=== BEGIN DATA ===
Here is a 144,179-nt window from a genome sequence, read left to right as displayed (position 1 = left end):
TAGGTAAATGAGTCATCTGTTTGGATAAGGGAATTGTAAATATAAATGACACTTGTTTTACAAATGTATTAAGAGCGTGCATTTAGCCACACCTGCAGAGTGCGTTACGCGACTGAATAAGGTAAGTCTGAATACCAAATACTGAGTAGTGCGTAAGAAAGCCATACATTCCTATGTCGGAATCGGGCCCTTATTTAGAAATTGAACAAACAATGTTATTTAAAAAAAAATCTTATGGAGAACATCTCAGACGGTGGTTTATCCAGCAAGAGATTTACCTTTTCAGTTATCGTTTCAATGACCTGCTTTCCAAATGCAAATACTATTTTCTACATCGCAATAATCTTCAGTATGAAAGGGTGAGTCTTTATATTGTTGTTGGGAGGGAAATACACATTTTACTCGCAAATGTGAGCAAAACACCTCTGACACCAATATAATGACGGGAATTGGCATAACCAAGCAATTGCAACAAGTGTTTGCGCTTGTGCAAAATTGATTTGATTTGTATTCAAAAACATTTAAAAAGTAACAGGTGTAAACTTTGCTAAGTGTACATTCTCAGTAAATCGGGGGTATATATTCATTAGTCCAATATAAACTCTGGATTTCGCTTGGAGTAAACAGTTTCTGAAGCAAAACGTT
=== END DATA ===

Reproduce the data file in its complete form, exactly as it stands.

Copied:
Here is a 144,179-nt window from a genome sequence, read left to right as displayed (position 1 = left end):
TAGGTAAATGAGTCATCTGTTTGGATAAGGGAATTGTAAATATAAATGACACTTGTTTTACAAATGTATTAAGAGCGTGCATTTAGCCACACCTGCAGAGTGCGTTACGCGACTGAATAAGGTAAGTCTGAATACCAAATACTGAGTAGTGCGTAAGAAAGCCATACATTCCTATGTCGGAATCGGGCCCTTATTTAGAAATTGAACAAACAATGTTATTTAAAAAAAAATCTTATGGAGAACATCTCAGACGGTGGTTTATCCAGCAAGAGATTTACCTTTTCAGTTATCGTTTCAATGACCTGCTTTCCAAATGCAAATACTATTTTCTACATCGCAATAATCTTCAGTATGAAAGGGTGAGTCTTTATATTGTTGTTGGGAGGGAAATACACATTTTACTCGCAAATGTGAGCAAAACACCTCTGACACCAATATAATGACGGGAATTGGCATAACCAAGCAATTGCAACAAGTGTTTGCGCTTGTGCAAAATTGATTTGATTTGTATTCAAAAACATTTAAAAAGTAACAGGTGTAAACTTTGCTAAGTGTACATTCTCAGTAAATCGGGGGTATATATTCATTAGTCCAATATAAACTCTGGATTTCGCTTGGAGTAAACAGTTTCTGAAGCAAAACGTT